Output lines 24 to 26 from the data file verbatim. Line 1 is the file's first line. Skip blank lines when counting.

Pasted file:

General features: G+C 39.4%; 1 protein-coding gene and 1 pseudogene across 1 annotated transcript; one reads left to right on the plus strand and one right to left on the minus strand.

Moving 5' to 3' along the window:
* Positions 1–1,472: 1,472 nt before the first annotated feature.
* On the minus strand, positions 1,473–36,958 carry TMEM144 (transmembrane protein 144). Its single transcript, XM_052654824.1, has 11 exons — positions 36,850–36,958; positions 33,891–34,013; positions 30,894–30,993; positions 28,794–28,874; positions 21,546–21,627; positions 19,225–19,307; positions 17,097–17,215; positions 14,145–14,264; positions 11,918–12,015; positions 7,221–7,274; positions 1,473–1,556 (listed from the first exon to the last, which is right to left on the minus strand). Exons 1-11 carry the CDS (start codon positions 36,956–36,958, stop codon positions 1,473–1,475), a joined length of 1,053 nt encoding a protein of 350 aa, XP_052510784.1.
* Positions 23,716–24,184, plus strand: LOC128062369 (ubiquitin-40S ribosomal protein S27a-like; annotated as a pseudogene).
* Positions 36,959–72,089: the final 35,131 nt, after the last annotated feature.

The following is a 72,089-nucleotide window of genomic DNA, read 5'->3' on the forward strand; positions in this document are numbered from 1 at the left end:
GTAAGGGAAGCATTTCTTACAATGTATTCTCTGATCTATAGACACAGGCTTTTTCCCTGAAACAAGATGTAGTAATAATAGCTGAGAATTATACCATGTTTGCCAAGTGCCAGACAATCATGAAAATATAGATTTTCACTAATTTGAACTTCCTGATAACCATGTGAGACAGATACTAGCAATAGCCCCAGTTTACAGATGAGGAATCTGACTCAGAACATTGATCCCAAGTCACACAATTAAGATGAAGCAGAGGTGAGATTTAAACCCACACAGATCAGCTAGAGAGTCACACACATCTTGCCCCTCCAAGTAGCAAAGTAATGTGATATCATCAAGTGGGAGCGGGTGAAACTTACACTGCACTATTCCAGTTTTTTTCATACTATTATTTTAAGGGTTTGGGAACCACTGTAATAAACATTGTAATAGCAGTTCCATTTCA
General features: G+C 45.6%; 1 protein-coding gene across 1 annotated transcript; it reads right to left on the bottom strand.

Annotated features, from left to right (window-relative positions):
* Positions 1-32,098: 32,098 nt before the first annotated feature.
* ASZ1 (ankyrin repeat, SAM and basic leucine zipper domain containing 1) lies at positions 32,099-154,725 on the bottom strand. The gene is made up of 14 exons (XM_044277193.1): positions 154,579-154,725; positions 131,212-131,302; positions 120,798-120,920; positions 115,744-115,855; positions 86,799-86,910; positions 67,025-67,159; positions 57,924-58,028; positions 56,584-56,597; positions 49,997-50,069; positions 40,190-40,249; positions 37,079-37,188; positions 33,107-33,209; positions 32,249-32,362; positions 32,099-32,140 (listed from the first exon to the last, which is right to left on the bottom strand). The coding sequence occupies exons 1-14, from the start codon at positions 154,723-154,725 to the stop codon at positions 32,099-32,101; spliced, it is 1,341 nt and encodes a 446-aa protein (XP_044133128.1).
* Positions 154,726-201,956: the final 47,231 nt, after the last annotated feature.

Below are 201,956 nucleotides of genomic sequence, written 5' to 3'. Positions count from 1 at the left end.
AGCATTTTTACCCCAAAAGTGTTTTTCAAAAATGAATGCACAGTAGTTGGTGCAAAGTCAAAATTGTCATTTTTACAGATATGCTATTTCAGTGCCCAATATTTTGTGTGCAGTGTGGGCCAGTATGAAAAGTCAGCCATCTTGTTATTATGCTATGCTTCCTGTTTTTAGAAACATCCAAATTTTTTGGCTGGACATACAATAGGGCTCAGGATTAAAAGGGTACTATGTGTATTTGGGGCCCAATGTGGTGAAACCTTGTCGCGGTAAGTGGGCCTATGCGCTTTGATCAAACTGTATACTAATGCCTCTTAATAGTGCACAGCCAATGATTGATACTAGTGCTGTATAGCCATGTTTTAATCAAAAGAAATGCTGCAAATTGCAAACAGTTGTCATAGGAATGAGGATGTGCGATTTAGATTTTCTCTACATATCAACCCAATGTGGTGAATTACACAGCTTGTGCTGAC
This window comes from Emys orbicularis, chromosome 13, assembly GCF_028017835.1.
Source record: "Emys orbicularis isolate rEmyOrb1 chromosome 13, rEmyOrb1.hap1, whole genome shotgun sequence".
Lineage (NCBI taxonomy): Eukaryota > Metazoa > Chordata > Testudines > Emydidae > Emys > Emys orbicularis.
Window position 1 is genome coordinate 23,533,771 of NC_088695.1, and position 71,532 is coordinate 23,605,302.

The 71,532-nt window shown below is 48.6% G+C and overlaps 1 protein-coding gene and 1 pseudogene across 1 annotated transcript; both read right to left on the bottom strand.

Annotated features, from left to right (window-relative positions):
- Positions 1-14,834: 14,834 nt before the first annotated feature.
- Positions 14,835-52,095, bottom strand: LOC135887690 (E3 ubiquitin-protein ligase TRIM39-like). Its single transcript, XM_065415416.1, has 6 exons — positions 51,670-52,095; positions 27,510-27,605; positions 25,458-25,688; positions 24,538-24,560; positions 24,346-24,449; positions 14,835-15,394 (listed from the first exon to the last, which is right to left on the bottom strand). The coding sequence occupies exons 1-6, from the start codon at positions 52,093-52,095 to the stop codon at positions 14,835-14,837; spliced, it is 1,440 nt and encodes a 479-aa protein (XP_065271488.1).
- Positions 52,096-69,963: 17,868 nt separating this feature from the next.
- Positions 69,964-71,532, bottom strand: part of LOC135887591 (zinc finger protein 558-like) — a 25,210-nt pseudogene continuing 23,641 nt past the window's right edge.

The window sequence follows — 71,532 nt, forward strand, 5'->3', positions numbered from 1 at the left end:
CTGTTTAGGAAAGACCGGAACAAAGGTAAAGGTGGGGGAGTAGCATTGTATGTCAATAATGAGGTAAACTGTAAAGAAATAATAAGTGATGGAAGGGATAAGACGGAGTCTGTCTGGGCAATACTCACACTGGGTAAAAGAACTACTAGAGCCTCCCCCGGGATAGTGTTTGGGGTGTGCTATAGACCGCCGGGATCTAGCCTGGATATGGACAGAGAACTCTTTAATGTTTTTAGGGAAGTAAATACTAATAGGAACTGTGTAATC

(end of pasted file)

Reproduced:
- Positions 52,096-69,963: 17,868 nt separating this feature from the next.
- Positions 69,964-71,532, bottom strand: part of LOC135887591 (zinc finger protein 558-like) — a 25,210-nt pseudogene continuing 23,641 nt past the window's right edge.

The window sequence follows — 71,532 nt, forward strand, 5'->3', positions numbered from 1 at the left end: